Friday, January 15, 2016

Is it better to hire in-house talent than rely on agencies?

A very controversial topic, seeing that I spent more than half my working career in advertising and media agencies. Now that I’m part of a client side marketing team, I somewhat understand why clients are generally frustrated with their agencies which makes them not loyal to one agency which often result in calling for agency pitches every now and then.

Here are some examples on why this may be the case:

Focus on the client’s business

While agency teams rely on multiple clients to survive, it may be hard to get an agency team to only focus on your business. Admit it, even though agencies say they have “dedicated team(s)” to service the account, most agencies often assign more than 1 client account to any one person so that a resource is fully utilized during down times. While I’m not saying it’s wrong to do that, it also implies that the resource does not have full focus on a particular client’s business in order to fully provide valuable strategies and inputs.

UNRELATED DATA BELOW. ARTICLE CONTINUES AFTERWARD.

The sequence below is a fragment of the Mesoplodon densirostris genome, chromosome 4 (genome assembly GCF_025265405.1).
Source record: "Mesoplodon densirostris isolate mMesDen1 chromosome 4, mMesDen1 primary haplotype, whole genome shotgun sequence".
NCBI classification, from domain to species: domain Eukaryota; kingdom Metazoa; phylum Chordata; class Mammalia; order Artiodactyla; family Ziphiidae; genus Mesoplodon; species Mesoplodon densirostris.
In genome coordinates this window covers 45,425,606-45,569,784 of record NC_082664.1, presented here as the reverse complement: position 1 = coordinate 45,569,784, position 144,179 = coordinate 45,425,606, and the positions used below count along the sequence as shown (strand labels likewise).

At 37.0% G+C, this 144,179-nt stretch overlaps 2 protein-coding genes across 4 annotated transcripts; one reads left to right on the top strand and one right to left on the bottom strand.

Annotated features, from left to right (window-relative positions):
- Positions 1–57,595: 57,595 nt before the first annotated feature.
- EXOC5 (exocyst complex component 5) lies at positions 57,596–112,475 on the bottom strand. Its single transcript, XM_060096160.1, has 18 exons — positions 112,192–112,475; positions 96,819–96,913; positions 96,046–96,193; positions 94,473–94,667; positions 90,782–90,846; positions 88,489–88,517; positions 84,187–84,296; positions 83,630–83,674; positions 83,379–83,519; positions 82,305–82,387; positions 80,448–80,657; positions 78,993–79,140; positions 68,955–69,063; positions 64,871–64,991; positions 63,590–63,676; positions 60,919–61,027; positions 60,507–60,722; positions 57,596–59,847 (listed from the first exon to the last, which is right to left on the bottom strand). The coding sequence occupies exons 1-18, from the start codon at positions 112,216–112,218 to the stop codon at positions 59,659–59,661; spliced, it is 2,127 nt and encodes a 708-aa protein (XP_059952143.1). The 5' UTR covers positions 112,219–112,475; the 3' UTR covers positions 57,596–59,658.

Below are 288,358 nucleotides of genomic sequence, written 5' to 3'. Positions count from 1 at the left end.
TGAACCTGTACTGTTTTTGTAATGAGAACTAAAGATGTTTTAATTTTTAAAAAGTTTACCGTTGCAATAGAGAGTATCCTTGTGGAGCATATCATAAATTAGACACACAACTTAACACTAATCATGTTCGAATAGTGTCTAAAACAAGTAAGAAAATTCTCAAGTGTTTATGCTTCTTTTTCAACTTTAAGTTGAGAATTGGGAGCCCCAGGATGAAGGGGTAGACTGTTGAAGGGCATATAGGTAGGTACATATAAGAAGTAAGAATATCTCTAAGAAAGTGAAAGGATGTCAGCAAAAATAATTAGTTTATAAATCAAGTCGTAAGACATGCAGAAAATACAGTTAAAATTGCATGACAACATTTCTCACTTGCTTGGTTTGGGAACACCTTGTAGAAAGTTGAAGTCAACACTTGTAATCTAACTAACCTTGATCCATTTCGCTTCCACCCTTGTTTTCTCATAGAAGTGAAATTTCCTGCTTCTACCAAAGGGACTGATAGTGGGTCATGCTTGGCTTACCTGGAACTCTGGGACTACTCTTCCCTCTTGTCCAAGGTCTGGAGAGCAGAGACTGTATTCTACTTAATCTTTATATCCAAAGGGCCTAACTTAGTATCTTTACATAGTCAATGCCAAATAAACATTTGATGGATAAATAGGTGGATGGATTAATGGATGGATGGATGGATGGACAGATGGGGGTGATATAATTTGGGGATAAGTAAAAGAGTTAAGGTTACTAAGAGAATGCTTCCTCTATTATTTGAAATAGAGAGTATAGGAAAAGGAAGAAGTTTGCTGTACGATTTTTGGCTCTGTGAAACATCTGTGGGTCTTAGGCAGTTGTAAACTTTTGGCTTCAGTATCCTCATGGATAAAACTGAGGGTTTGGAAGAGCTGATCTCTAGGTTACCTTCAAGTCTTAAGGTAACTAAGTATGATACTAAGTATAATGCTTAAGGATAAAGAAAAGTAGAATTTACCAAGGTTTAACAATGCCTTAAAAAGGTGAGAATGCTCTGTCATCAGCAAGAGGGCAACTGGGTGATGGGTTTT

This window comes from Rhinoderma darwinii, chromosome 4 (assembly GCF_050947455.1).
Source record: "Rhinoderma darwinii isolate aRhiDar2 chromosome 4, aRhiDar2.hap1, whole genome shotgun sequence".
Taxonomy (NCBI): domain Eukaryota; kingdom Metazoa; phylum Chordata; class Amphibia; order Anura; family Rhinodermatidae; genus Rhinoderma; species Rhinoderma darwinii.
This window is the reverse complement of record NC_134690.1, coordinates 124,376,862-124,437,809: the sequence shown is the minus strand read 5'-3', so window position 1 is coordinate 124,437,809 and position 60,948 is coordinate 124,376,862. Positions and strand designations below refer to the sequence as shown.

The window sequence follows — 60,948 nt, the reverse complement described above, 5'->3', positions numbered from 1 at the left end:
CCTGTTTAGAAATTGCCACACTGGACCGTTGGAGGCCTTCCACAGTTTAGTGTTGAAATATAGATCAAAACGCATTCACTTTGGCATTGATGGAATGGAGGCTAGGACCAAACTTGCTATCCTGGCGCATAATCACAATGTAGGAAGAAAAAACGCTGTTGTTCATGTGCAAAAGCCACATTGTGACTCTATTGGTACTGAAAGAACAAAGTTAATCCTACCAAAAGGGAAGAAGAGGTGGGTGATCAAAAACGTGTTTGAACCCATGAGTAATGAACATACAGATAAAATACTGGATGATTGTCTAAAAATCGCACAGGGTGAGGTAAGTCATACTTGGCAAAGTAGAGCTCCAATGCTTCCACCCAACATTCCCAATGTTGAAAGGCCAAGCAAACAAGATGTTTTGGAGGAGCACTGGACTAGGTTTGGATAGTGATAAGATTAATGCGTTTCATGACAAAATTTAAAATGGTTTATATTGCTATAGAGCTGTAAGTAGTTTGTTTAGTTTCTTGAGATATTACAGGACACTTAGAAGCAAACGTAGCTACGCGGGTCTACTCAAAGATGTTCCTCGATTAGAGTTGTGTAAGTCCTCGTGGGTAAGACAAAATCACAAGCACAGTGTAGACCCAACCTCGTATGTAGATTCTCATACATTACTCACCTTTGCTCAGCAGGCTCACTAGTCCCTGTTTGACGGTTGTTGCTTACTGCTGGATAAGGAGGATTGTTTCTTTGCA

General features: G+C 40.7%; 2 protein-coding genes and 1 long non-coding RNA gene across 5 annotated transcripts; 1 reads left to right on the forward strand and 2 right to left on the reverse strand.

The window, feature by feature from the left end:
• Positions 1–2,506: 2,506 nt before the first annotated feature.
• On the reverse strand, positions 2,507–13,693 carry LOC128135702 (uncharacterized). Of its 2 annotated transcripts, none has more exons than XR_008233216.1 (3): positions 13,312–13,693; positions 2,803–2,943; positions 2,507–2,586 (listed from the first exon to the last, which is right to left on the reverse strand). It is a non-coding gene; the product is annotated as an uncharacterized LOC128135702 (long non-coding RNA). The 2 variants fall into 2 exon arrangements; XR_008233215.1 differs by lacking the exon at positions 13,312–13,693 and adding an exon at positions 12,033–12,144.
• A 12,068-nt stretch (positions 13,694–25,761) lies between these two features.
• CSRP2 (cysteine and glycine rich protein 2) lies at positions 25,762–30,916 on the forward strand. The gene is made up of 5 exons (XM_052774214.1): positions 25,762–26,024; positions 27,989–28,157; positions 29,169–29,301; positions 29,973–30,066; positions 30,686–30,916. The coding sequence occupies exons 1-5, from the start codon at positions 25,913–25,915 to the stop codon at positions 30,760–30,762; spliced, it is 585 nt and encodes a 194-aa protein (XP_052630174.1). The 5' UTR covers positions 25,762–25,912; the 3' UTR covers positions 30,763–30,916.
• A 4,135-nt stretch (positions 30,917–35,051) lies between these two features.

Not able to see the bigger or overall picture of client’s business

In order for agencies to fully understand a client’s business, it is sometimes necessary for them to also be involve in other parts of a client’s business, and not solely focused on Marketing alone. They have to understand how Sales, Marketing and Product departments work together as well in order to get a bigger picture of the overall business. This is somewhat how consulting firms such as IBM, Accenture and McKinsey operate and service their clients. They get to see a larger picture of organizational functions and processes in order to give better recommendations for a client. Sometimes it’s frustrating for a client because agencies do not understand the overall business.